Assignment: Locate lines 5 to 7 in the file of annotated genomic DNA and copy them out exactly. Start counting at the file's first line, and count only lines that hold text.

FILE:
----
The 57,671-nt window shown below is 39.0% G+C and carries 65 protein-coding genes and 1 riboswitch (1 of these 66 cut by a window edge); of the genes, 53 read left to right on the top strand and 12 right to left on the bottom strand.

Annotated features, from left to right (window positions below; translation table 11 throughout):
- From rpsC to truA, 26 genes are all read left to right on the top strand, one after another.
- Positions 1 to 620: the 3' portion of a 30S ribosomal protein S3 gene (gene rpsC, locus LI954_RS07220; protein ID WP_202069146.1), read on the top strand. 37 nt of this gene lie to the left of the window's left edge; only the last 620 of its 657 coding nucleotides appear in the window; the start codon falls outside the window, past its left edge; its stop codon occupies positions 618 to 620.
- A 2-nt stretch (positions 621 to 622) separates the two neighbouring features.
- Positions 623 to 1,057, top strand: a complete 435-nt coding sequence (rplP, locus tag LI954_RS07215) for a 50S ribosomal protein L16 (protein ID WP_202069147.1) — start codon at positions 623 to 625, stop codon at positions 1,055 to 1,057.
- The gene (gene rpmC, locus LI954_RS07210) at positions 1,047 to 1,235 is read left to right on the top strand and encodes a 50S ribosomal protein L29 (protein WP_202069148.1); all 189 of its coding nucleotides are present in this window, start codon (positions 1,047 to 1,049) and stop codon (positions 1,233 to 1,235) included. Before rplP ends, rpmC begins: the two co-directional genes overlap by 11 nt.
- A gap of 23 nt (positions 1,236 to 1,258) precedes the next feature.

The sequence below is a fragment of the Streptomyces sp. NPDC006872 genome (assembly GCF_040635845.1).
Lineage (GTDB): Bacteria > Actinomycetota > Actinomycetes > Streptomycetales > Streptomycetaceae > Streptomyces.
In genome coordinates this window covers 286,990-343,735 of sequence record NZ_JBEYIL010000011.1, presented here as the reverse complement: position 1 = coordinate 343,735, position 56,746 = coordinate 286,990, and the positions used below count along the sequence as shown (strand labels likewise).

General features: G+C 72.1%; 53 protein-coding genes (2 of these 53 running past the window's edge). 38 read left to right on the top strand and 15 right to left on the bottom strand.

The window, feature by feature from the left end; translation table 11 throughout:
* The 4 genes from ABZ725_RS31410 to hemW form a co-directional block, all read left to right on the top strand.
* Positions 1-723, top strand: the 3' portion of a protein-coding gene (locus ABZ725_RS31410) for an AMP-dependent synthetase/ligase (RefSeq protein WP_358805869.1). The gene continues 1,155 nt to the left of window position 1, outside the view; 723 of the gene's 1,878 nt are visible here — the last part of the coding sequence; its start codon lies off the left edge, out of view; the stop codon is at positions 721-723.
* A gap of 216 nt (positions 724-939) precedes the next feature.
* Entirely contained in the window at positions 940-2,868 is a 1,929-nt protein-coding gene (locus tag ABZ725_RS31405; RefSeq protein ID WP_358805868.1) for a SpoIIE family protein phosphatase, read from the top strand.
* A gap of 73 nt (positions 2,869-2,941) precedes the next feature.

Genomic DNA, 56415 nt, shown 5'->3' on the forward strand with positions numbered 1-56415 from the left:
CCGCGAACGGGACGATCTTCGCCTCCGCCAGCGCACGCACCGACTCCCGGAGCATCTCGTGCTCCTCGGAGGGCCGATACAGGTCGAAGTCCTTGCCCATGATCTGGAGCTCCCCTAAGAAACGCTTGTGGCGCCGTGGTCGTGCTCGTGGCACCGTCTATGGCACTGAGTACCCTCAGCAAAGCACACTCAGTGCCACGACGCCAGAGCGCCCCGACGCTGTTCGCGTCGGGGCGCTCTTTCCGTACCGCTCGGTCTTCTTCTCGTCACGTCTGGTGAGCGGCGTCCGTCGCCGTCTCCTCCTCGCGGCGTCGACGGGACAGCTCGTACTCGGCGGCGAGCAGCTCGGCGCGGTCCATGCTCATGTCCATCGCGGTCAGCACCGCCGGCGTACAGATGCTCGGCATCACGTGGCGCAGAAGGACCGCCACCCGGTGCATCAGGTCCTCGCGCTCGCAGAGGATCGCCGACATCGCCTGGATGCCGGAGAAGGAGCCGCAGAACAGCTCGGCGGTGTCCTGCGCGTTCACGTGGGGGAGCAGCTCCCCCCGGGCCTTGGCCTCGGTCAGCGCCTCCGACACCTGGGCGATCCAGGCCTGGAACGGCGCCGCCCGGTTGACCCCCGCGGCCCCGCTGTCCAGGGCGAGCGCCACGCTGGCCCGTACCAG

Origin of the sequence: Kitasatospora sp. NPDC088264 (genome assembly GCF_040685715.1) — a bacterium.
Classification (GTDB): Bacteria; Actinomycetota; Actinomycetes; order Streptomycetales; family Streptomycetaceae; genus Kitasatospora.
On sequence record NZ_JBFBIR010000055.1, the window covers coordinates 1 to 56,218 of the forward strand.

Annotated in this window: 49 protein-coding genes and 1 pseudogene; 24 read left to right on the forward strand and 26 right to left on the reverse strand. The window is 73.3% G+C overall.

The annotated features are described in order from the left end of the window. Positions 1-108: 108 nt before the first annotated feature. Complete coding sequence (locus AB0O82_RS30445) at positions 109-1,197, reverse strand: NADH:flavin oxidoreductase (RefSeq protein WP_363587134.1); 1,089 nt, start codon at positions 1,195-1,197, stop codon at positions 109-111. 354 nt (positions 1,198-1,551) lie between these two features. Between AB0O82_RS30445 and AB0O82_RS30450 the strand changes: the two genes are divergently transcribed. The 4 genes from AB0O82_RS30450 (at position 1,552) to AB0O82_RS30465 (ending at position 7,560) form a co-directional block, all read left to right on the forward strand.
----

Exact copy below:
- A 2-nt stretch (positions 621 to 622) separates the two neighbouring features.
- Positions 623 to 1,057, top strand: a complete 435-nt coding sequence (rplP, locus tag LI954_RS07215) for a 50S ribosomal protein L16 (protein ID WP_202069147.1) — start codon at positions 623 to 625, stop codon at positions 1,055 to 1,057.
- The gene (gene rpmC, locus LI954_RS07210) at positions 1,047 to 1,235 is read left to right on the top strand and encodes a 50S ribosomal protein L29 (protein WP_202069148.1); all 189 of its coding nucleotides are present in this window, start codon (positions 1,047 to 1,049) and stop codon (positions 1,233 to 1,235) included. Before rplP ends, rpmC begins: the two co-directional genes overlap by 11 nt.